Selenium slows down ageing. It helps prevent cell damage, which means that every organ and every cell of the body is protected. In this way, the mineral helps reduce the risk of cancer, heart disease and cardiovascular disease.

How much the body needs

Selenium is called a micro or trace element, because the body only needs a very small amount. Approximately 50-60 micrograms is enough to cover daily needs.

In the fight against depression

A selenium deficiency results in increased nervousness, the blues, and in extreme cases even depressive states. Scientific studies conducted by American psychologists have shown that people who are deficient in selenium are less brave, more likely to feel tired, and have a worse mood. There was a rapid and noticeable improvement in mood in the group studied after a dietary change. The impact of selenium on the psyche is most likely related to its antioxidant properties, thanks to which it improves blood flow to the brain and the efficiency of the cells of the nervous system. It has also been found that incorporating more selenium into the diet is beneficial for people suffering from Alzheimer’s disease.

Selenium in the protection of masculinity

In men, half of the selenium accumulated in the body is found in the testes, sex glands and semen. Selenium plays an important role in maintaining a man’s sexual function. It has been proven to increase the number of sperm and improve their motility. It was recently discovered that selenium can prevent the development of prostate cancer. Scientists have found that men with the lowest selenium levels have twice the risk of prostate cancer as those with high levels. The highest safe dose of this mineral – one that would provide maximum help without causing toxic effects – has not yet been established.


Serious selenium deficiency results in increased susceptibility to cancer, as well as heart and cardiovascular diseases. As the concentration of selenium decreases, so does immunity. The first symptoms of insufficient amounts of this mineral are pallor, muscle discomfort, joint problems, brittle nails, visible signs of ageing, poorer brain function, blurred vision and increased susceptibility to infection. These are followed by heart damage, hypothyroidism, bone diseases and cancer. A deficiency in pregnant women can cause irreversible foetal changes.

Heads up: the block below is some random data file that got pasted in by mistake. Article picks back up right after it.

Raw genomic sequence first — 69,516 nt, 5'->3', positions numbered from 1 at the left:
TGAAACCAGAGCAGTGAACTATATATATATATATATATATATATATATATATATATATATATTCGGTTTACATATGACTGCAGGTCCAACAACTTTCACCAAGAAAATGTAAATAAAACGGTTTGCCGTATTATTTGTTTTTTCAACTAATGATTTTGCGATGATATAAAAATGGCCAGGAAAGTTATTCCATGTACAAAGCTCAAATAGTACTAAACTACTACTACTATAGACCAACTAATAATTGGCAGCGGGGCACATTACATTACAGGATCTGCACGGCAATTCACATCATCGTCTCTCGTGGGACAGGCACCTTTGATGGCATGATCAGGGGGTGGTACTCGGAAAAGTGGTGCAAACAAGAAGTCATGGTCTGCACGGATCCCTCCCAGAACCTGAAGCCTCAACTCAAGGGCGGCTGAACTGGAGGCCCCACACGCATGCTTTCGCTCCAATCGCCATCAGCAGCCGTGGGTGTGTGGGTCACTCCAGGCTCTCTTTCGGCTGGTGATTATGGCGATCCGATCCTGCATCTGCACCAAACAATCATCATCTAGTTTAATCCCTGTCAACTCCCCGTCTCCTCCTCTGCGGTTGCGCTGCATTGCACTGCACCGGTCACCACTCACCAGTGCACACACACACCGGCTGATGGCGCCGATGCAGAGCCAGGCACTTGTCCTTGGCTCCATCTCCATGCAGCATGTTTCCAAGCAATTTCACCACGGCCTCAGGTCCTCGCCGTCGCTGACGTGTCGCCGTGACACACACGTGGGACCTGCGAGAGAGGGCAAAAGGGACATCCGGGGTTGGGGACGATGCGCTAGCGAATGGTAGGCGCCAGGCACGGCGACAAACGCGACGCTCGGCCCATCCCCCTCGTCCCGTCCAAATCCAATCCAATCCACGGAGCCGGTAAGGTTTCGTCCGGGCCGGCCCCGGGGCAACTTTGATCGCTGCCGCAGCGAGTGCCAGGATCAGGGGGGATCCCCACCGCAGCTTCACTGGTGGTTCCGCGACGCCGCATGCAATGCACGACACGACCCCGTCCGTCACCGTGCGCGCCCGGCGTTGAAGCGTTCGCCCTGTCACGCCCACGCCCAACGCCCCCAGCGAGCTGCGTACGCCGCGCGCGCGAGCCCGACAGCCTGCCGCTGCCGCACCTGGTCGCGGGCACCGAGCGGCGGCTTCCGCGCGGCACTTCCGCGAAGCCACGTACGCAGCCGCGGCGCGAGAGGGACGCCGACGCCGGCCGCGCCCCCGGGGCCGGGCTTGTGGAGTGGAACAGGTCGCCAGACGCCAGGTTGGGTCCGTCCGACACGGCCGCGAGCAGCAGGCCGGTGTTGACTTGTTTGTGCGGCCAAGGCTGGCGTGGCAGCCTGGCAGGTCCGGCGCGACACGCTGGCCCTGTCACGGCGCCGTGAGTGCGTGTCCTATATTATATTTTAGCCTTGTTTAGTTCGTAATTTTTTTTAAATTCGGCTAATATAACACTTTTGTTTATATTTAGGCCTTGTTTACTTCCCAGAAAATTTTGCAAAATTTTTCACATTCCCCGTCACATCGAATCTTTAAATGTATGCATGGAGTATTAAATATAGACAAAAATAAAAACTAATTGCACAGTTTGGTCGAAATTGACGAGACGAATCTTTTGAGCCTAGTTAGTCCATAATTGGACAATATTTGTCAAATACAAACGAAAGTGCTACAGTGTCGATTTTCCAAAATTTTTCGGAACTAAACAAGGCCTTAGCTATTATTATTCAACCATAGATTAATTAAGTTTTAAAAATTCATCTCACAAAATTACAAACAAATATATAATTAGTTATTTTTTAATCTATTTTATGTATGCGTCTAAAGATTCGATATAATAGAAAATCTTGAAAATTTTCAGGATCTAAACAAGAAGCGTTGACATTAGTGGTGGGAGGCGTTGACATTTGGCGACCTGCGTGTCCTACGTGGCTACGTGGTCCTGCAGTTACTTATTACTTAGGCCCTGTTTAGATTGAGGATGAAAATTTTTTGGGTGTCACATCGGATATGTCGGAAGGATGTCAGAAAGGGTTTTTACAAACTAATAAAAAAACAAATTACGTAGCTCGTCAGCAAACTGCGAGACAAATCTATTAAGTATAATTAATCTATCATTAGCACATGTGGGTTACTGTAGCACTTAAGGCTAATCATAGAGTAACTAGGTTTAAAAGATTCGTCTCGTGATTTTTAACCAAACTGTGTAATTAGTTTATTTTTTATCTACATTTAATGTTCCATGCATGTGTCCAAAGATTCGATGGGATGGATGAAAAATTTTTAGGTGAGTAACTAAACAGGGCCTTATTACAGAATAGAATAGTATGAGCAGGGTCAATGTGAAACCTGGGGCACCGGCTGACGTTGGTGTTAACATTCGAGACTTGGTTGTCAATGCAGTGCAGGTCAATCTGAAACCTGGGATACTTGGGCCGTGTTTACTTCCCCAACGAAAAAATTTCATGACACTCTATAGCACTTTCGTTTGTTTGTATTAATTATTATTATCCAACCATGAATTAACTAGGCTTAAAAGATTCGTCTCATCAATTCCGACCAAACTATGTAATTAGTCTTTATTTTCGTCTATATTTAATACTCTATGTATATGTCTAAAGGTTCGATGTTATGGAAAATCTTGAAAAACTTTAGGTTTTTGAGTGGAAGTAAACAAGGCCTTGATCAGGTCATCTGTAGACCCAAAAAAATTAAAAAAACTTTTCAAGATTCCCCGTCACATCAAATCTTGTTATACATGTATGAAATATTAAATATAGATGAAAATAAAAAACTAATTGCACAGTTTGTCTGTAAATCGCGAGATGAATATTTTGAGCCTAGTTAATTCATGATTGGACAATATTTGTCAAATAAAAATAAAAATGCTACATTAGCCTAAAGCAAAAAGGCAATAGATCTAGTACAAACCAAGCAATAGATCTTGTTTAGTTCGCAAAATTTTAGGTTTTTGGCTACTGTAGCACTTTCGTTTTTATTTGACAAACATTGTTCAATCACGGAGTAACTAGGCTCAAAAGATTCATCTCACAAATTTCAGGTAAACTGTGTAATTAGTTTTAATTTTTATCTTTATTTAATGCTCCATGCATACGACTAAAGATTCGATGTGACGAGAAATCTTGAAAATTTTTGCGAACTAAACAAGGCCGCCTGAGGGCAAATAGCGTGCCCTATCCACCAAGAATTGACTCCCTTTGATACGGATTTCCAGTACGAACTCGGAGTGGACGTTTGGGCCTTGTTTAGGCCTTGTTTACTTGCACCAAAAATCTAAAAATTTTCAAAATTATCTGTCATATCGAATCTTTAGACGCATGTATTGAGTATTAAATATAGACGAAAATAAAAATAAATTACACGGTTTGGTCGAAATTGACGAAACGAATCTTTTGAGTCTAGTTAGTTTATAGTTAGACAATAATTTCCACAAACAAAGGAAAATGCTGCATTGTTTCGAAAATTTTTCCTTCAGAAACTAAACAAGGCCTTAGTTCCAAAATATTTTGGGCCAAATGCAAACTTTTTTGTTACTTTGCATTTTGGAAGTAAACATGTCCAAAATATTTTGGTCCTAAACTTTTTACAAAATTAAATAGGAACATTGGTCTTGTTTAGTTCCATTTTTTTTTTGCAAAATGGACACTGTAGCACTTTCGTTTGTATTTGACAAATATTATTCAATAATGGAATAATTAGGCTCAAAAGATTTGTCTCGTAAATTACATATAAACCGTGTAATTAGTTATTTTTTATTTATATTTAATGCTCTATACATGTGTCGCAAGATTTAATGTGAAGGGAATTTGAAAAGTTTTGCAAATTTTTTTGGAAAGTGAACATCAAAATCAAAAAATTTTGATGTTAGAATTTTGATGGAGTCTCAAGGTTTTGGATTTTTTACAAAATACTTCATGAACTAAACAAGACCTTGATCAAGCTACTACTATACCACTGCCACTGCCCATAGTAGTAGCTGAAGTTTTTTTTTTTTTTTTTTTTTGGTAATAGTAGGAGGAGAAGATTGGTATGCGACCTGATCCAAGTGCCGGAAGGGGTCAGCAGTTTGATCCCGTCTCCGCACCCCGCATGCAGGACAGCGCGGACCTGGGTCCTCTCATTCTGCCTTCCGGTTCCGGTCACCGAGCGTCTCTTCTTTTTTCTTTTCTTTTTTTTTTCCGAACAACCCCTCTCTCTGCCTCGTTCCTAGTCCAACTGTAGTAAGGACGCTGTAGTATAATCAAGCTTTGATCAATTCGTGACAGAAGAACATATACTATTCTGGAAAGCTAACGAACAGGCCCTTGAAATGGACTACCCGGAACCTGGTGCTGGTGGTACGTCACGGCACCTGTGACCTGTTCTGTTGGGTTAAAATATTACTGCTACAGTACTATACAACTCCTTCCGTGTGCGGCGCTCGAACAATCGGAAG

The amount of selenium in food is related to its concentration in the soil in which the plants grew or on which the animals grazed. Sources of selenium include wheat, rice, oats, pumpkin seeds, poultry, and lean meat. A daily dose of the mineral is found in four eggs, 50 g of wheat, 2.5 cups of rice (white or brown), 100 g of mussels, 70 g of smoked oysters, 80 g of sunflower seeds, six slices of white bread, 110 g of oat bran, 110 g of wheat meal, or 70 g of chicken liver.

Selenium absorption

The fact that the mineral will be provided in food doesn’t mean that our body will absorb and use it. The absorption of selenium is better if the diet is rich in proteins and vitamins E, A and C, and hindered by sulphur and heavy metals. Unfortunately, people have daily contact with the latter due to environmental pollution. The heavy metal load of the body and more dietary tips can be found in an elemental hair analysis EHA and the attached report.

A great way to provide the body with the right dose of selenium is by taking the dietary supplement Selenium.Point. This product contains the best form of selenium in liquid form, which facilitates its absorption. The high concentration of selenium makes it cost efficient. A small amount is enough to cover the daily requirements for this element.

Who should take selenium?

As with all minerals and nutrients, everyone should ensure correct selenium levels. An increased demand for this element appears in people who have problems with the absorption of nutrients, patients fed parenterally and those who have undergone bowel surgery. An additional (small) amount of selenium will be useful for people with poor mood.


Be careful! Taking too much is never advisable. An excess of selenium decreases the concentration of minerals such as magnesium, manganese and copper, which are essential for the body’s functioning. A selenium overdose causes hair loss, brittle nails, skin changes, irritation, fainting, diarrhoea, nausea and abdominal pain. While the body’s accepted daily intake is 400 micrograms, you shouldn’t exceed the daily norm (55-60 micrograms).

Did you know that…

Research is being conducted into the effects of selenium on improving the health of AIDS patients. The disease attacks the immune system, so a mineral that strengthens it can help relieve symptoms and delay its development.

If you want to take care of your health and find out how much selenium your body has, you should do an elemental hair analysis.